Mortgage lenders have been told in a letter from the FSA there is little evidence of abuse of self-certification mortgage applicants as firms have good controls to prevent against fraud.
A Dear CEO letterdated 4th February and shown yesterday on the FSA website says there is no evidence of widespread mortgage application fraud as its review of lending controls revealed only 8% of all new mortgage lending originates through self-certification lending.
Moreover, there is no evidence to suggest there is a significantly higher rate of self-certification lending arrears, says the letter written by Philip Robinson, director and financial crime sector leader, as "lenders generally have adequate controls in place to protect themselves from becoming conduits for mortgage application fraud".
FSA findings are a vindication of mortgage companies’ controls to protect against credit and fraud risk.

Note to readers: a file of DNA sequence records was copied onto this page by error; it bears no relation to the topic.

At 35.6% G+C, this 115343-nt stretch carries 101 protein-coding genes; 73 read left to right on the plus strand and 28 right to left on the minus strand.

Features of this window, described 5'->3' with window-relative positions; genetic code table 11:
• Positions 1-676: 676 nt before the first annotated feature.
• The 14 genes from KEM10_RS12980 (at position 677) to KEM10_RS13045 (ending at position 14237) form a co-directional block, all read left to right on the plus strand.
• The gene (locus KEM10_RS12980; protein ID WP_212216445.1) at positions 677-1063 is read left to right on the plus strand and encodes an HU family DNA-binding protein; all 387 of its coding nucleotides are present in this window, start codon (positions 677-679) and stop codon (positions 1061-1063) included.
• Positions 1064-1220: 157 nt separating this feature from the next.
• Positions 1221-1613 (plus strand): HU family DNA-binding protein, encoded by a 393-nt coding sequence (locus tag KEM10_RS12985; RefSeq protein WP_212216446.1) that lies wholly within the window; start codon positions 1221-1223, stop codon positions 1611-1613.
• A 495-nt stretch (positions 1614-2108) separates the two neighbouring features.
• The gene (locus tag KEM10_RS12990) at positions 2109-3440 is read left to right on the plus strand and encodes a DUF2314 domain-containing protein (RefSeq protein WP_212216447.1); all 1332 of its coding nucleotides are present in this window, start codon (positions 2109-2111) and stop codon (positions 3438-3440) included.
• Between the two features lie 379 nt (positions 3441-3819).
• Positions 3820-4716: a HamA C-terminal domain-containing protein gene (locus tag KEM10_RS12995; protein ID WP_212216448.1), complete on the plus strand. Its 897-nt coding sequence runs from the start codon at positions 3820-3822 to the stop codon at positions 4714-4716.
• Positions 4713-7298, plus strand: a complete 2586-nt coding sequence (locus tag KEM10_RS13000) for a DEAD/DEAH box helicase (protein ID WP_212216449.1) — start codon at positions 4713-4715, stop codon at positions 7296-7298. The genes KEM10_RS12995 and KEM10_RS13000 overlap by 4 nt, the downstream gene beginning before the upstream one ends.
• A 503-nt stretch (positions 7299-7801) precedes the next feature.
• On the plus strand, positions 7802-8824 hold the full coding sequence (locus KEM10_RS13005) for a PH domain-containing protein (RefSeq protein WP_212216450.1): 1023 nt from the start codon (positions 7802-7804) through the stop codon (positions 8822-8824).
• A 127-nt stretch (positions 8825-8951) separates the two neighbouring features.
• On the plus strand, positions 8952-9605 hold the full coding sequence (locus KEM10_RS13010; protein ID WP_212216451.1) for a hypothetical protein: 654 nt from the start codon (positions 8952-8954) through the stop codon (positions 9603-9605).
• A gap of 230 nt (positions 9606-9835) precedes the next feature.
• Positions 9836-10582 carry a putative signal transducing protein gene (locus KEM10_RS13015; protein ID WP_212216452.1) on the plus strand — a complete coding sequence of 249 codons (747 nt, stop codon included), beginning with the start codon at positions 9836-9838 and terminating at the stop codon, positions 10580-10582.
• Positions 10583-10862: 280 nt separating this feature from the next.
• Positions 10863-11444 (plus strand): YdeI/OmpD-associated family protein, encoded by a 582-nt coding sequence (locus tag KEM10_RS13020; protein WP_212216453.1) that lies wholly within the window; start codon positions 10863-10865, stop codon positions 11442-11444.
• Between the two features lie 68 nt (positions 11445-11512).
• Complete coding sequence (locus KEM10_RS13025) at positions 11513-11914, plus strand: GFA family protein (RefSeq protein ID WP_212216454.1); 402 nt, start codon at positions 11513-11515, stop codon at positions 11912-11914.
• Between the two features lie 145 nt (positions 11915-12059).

The FSA's lending controls review was prompted a BBC programme last November prompted suggestions there might be a wider problem of application abuse among mortgage advisers who advised self-cert mortgage holders to lie about their maximum income allowance in order to obtain larger mortgages.
There does appear to be a higher usage of non-verified prime lending "fast track" mortgages than initially thought – allowing mortgage holders to take a self-cert policy but where the mortgage provider chooses not to seek full income verification – however the FSA does not have any concerns about these types of products as they require a higher level of recognised credit and security margin.
"Our review did highlight growth in non-verified prime lending," says Robinson.
"As would be expected for a product aimed at better quality credits, the arrears data suggested that such lending was currently performing better than mainstream status lending," he adds.
A series of additional good practice guidelines have been set out by the FSA, says Robinson, which might counter any remaining dangers of consumer abuse in their use of self-certification mortgages.
That said, the FSA points out it also intends to remind consumers, as potential mortgage applicants, of their own responsibility to report income honestly.IFAonline
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